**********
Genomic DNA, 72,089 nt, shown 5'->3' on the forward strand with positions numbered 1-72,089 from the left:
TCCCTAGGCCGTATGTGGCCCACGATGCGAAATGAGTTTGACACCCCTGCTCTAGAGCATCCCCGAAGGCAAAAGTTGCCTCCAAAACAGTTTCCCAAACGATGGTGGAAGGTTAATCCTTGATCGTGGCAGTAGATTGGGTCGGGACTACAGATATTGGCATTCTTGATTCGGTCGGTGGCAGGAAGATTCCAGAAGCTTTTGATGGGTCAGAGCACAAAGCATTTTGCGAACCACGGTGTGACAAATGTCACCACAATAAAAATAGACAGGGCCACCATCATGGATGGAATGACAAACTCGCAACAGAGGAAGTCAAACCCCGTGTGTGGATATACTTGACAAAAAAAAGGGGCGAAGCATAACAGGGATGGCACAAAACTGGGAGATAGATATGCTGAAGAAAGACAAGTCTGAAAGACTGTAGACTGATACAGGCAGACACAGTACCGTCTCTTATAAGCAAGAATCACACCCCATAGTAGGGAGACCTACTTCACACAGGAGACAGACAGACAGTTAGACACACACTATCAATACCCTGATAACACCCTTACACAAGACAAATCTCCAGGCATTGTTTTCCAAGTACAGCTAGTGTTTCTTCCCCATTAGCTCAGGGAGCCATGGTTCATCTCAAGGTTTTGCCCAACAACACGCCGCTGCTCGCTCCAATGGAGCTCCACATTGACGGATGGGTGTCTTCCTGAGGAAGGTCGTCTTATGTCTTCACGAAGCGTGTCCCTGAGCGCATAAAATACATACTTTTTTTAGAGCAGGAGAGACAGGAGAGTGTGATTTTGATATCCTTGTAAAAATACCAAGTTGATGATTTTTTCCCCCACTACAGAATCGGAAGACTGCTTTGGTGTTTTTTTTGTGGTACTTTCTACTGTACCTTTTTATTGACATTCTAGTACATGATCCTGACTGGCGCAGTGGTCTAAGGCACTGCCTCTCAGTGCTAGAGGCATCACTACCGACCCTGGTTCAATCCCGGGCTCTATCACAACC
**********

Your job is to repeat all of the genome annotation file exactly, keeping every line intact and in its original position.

Genomic DNA, 72,089 nt, shown 5'->3' on the forward strand with positions numbered 1-72,089 from the left:
TCCCTAGGCCGTATGTGGCCCACGATGCGAAATGAGTTTGACACCCCTGCTCTAGAGCATCCCCGAAGGCAAAAGTTGCCTCCAAAACAGTTTCCCAAACGATGGTGGAAGGTTAATCCTTGATCGTGGCAGTAGATTGGGTCGGGACTACAGATATTGGCATTCTTGATTCGGTCGGTGGCAGGAAGATTCCAGAAGCTTTTGATGGGTCAGAGCACAAAGCATTTTGCGAACCACGGTGTGACAAATGTCACCACAATAAAAATAGACAGGGCCACCATCATGGATGGAATGACAAACTCGCAACAGAGGAAGTCAAACCCCGTGTGTGGATATACTTGACAAAAAAAAGGGGCGAAGCATAACAGGGATGGCACAAAACTGGGAGATAGATATGCTGAAGAAAGACAAGTCTGAAAGACTGTAGACTGATACAGGCAGACACAGTACCGTCTCTTATAAGCAAGAATCACACCCCATAGTAGGGAGACCTACTTCACACAGGAGACAGACAGACAGTTAGACACACACTATCAATACCCTGATAACACCCTTACACAAGACAAATCTCCAGGCATTGTTTTCCAAGTACAGCTAGTGTTTCTTCCCCATTAGCTCAGGGAGCCATGGTTCATCTCAAGGTTTTGCCCAACAACACGCCGCTGCTCGCTCCAATGGAGCTCCACATTGACGGATGGGTGTCTTCCTGAGGAAGGTCGTCTTATGTCTTCACGAAGCGTGTCCCTGAGCGCATAAAATACATACTTTTTTTAGAGCAGGAGAGACAGGAGAGTGTGATTTTGATATCCTTGTAAAAATACCAAGTTGATGATTTTTTCCCCCACTACAGAATCGGAAGACTGCTTTGGTGTTTTTTTTGTGGTACTTTCTACTGTACCTTTTTATTGACATTCTAGTACATGATCCTGACTGGCGCAGTGGTCTAAGGCACTGCCTCTCAGTGCTAGAGGCATCACTACCGACCCTGGTTCAATCCCGGGCTCTATCACAACC